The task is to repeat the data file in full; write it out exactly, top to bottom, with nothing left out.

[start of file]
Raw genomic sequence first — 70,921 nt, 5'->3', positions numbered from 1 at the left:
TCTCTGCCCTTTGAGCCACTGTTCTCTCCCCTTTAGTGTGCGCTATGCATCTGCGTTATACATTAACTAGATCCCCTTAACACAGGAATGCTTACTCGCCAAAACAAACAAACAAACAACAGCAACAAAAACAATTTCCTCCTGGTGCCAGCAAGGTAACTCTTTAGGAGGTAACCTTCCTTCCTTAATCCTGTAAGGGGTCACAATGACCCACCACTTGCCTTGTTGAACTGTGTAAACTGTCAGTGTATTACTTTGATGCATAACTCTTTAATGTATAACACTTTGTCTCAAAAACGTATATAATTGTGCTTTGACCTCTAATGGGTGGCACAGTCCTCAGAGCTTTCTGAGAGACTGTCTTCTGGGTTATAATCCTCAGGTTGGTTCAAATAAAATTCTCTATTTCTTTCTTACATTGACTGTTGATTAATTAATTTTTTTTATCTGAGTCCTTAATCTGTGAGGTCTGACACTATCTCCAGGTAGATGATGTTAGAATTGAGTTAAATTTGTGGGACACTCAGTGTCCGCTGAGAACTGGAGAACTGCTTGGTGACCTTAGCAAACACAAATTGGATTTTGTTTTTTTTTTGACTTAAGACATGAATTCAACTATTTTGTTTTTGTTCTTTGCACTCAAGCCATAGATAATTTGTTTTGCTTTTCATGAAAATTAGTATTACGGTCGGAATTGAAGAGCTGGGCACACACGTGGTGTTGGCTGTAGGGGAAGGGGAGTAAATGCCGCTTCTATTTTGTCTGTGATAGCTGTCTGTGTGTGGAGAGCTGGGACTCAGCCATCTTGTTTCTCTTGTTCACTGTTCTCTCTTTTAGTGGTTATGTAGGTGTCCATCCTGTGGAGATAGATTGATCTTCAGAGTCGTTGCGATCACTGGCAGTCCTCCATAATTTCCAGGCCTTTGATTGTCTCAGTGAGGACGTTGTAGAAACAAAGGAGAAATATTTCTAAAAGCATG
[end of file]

Raw genomic sequence first — 70,921 nt, 5'->3', positions numbered from 1 at the left:
TCTCTGCCCTTTGAGCCACTGTTCTCTCCCCTTTAGTGTGCGCTATGCATCTGCGTTATACATTAACTAGATCCCCTTAACACAGGAATGCTTACTCGCCAAAACAAACAAACAAACAACAGCAACAAAAACAATTTCCTCCTGGTGCCAGCAAGGTAACTCTTTAGGAGGTAACCTTCCTTCCTTAATCCTGTAAGGGGTCACAATGACCCACCACTTGCCTTGTTGAACTGTGTAAACTGTCAGTGTATTACTTTGATGCATAACTCTTTAATGTATAACACTTTGTCTCAAAAACGTATATAATTGTGCTTTGACCTCTAATGGGTGGCACAGTCCTCAGAGCTTTCTGAGAGACTGTCTTCTGGGTTATAATCCTCAGGTTGGTTCAAATAAAATTCTCTATTTCTTTCTTACATTGACTGTTGATTAATTAATTTTTTTTATCTGAGTCCTTAATCTGTGAGGTCTGACACTATCTCCAGGTAGATGATGTTAGAATTGAGTTAAATTTGTGGGACACTCAGTGTCCGCTGAGAACTGGAGAACTGCTTGGTGACCTTAGCAAACACAAATTGGATTTTGTTTTTTTTTTGACTTAAGACATGAATTCAACTATTTTGTTTTTGTTCTTTGCACTCAAGCCATAGATAATTTGTTTTGCTTTTCATGAAAATTAGTATTACGGTCGGAATTGAAGAGCTGGGCACACACGTGGTGTTGGCTGTAGGGGAAGGGGAGTAAATGCCGCTTCTATTTTGTCTGTGATAGCTGTCTGTGTGTGGAGAGCTGGGACTCAGCCATCTTGTTTCTCTTGTTCACTGTTCTCTCTTTTAGTGGTTATGTAGGTGTCCATCCTGTGGAGATAGATTGATCTTCAGAGTCGTTGCGATCACTGGCAGTCCTCCATAATTTCCAGGCCTTTGATTGTCTCAGTGAGGACGTTGTAGAAACAAAGGAGAAATATTTCTAAAAGCATG